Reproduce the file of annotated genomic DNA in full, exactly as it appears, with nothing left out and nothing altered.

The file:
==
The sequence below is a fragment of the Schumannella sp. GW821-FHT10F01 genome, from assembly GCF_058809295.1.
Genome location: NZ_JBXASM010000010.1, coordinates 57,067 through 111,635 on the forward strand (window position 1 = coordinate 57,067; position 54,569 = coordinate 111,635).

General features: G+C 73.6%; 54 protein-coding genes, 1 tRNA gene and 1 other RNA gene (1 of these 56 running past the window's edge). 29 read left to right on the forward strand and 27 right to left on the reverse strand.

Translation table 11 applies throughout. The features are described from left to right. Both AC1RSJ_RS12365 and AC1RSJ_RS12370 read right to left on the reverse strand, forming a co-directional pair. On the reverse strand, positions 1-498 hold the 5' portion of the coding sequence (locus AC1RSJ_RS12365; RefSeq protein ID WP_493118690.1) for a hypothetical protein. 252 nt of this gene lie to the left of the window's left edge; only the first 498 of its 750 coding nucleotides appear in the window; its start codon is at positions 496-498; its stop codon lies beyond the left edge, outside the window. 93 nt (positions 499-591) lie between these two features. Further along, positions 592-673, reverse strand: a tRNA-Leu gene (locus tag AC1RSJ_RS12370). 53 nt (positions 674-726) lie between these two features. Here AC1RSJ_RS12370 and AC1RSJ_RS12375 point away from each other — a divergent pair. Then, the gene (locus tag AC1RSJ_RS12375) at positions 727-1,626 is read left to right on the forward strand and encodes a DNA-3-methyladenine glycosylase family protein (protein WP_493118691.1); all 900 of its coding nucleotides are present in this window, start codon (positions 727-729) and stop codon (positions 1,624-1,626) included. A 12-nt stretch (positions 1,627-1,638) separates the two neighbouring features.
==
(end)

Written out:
The sequence below is a fragment of the Schumannella sp. GW821-FHT10F01 genome, from assembly GCF_058809295.1.
Genome location: NZ_JBXASM010000010.1, coordinates 57,067 through 111,635 on the forward strand (window position 1 = coordinate 57,067; position 54,569 = coordinate 111,635).

General features: G+C 73.6%; 54 protein-coding genes, 1 tRNA gene and 1 other RNA gene (1 of these 56 running past the window's edge). 29 read left to right on the forward strand and 27 right to left on the reverse strand.

Translation table 11 applies throughout. The features are described from left to right. Both AC1RSJ_RS12365 and AC1RSJ_RS12370 read right to left on the reverse strand, forming a co-directional pair. On the reverse strand, positions 1-498 hold the 5' portion of the coding sequence (locus AC1RSJ_RS12365; RefSeq protein ID WP_493118690.1) for a hypothetical protein. 252 nt of this gene lie to the left of the window's left edge; only the first 498 of its 750 coding nucleotides appear in the window; its start codon is at positions 496-498; its stop codon lies beyond the left edge, outside the window. 93 nt (positions 499-591) lie between these two features. Further along, positions 592-673, reverse strand: a tRNA-Leu gene (locus tag AC1RSJ_RS12370). 53 nt (positions 674-726) lie between these two features. Here AC1RSJ_RS12370 and AC1RSJ_RS12375 point away from each other — a divergent pair. Then, the gene (locus tag AC1RSJ_RS12375) at positions 727-1,626 is read left to right on the forward strand and encodes a DNA-3-methyladenine glycosylase family protein (protein WP_493118691.1); all 900 of its coding nucleotides are present in this window, start codon (positions 727-729) and stop codon (positions 1,624-1,626) included. A 12-nt stretch (positions 1,627-1,638) separates the two neighbouring features.